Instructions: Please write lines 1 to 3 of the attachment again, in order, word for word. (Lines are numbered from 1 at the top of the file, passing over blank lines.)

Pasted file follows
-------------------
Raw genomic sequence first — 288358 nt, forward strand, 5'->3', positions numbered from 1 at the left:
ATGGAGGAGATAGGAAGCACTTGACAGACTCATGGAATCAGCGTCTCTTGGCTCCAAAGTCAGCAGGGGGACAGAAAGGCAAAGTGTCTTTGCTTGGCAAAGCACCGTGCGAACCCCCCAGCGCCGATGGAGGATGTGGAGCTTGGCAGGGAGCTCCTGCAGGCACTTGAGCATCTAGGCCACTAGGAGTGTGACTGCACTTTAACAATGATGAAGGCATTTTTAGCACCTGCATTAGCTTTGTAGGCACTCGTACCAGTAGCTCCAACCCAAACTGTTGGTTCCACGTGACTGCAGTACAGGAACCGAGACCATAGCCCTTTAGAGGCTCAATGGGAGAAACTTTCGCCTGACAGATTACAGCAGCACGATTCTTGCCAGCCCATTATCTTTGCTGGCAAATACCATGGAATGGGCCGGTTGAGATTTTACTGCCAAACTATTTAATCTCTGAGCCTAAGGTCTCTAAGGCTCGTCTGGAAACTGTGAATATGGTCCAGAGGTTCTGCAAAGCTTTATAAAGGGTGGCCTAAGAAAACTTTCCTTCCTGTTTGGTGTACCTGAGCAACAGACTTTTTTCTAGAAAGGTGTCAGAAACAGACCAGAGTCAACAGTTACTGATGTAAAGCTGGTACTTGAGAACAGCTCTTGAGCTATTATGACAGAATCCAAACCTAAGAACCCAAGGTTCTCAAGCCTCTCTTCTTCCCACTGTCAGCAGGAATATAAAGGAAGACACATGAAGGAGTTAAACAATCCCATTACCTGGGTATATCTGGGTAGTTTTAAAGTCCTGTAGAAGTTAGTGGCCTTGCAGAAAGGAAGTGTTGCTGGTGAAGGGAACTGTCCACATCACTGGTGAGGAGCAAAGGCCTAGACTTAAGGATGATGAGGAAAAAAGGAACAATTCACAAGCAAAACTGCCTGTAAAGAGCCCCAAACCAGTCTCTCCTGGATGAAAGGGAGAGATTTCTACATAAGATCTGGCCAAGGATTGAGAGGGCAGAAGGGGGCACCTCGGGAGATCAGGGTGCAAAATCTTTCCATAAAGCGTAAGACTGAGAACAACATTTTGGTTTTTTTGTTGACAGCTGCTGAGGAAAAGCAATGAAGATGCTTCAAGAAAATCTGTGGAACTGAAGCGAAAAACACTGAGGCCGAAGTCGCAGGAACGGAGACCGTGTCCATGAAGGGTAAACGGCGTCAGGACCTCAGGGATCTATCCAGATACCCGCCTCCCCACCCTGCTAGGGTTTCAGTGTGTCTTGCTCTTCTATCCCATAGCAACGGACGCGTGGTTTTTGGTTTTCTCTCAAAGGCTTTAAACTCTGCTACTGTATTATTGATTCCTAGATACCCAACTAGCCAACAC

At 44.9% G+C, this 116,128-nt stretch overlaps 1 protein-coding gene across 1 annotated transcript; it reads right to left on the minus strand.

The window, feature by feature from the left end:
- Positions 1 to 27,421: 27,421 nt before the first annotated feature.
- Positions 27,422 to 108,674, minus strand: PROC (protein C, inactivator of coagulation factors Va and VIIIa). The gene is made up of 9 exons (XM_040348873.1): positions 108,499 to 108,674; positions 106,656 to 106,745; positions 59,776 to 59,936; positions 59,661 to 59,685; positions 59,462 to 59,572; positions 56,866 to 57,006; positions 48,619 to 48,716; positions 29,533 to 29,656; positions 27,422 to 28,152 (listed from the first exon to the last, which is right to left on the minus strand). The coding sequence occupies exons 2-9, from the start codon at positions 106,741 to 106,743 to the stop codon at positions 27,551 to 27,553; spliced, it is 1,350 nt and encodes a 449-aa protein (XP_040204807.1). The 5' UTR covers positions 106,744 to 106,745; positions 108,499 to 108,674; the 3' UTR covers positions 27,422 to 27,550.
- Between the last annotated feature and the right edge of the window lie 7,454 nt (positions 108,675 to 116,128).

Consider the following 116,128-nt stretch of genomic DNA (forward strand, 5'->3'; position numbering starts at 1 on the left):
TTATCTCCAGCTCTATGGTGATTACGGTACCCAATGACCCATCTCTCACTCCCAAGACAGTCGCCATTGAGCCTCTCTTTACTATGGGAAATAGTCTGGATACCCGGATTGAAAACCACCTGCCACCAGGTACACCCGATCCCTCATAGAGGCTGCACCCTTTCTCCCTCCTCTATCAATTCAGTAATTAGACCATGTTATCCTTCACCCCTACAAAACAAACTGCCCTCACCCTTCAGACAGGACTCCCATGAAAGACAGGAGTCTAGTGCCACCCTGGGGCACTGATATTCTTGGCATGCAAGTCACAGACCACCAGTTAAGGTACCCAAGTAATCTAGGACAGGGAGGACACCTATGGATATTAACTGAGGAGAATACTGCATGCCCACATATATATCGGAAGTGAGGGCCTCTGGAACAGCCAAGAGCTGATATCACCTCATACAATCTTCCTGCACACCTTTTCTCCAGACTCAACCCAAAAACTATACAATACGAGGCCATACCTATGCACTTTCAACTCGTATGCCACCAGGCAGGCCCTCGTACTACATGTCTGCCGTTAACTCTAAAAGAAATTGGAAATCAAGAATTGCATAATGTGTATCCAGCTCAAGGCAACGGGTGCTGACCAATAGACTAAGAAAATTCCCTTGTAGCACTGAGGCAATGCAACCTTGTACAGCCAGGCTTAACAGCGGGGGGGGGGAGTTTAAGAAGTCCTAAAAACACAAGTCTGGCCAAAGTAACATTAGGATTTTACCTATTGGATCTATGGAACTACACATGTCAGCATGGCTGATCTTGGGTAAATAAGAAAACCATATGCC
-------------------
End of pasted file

Raw genomic sequence first — 288358 nt, forward strand, 5'->3', positions numbered from 1 at the left:
ATGGAGGAGATAGGAAGCACTTGACAGACTCATGGAATCAGCGTCTCTTGGCTCCAAAGTCAGCAGGGGGACAGAAAGGCAAAGTGTCTTTGCTTGGCAAAGCACCGTGCGAACCCCCCAGCGCCGATGGAGGATGTGGAGCTTGGCAGGGAGCTCCTGCAGGCACTTGAGCATCTAGGCCACTAGGAGTGTGACTGCACTTTAACAATGATGAAGGCATTTTTAGCACCTGCATTAGCTTTGTAGGCACTCGTACCAGTAGCTCCAACCCAAACTGTTGGTTCCACGTGACTGCAGTACAGGAACCGAGACCATAGCCCTTTAGAGGCTCAATGGGAGAAACTTTCGCCTGACAGATTACAGCAGCACGATTCTTGCCAGCCCATTATCTTTGCTGGCAAATACCATGGAATGGGCCGGTTGAGATTTTACTGCCAAACTATTTAATCTCTGAGCCTAAGGTCTCTAAGGCTCGTCTGGAAACTGTGAATATGGTCCAGAGGTTCTGCAAAGCTTTATAAAGGGTGGCCTAAGAAAACTTTCCTTCCTGTTTGGTGTACCTGAGCAACAGACTTTTTTCTAGAAAGGTGTCAGAAACAGACCAGAGTCAACAGTTACTGATGTAAAGCTGGTACTTGAGAACAGCTCTTGAGCTATTATGACAGAATCCAAACCTAAGAACCCAAGGTTCTCAAGCCTCTCTTCTTCCCACTGTCAGCAGGAATATAAAGGAAGACACATGAAGGAGTTAAACAATCCCATTACCTGGGTATATCTGGGTAGTTTTAAAGTCCTGTAGAAGTTAGTGGCCTTGCAGAAAGGAAGTGTTGCTGGTGAAGGGAACTGTCCACATCACTGGTGAGGAGCAAAGGCCTAGACTTAAGGATGATGAGGAAAAAAGGAACAATTCACAAGCAAAACTGCCTGTAAAGAGCCCCAAACCAGTCTCTCCTGGATGAAAGGGAGAGATTTCTACATAAGATCTGGCCAAGGATTGAGAGGGCAGAAGGGGGCACCTCGGGAGATCAGGGTGCAAAATCTTTCCATAAAGCGTAAGACTGAGAACAACATTTTGGTTTTTTTGTTGACAGCTGCTGAGGAAAAGCAATGAAGATGCTTCAAGAAAATCTGTGGAACTGAAGCGAAAAACACTGAGGCCGAAGTCGCAGGAACGGAGACCGTGTCCATGAAGGGTAAACGGCGTCAGGACCTCAGGGATCTATCCAGATACCCGCCTCCCCACCCTGCTAGGGTTTCAGTGTGTCTTGCTCTTCTATCCCATAGCAACGGACGCGTGGTTTTTGGTTTTCTCTCAAAGGCTTTAAACTCTGCTACTGTATTATTGATTCCTAGATACCCAACTAGCCAACAC

At 44.9% G+C, this 116,128-nt stretch overlaps 1 protein-coding gene across 1 annotated transcript; it reads right to left on the minus strand.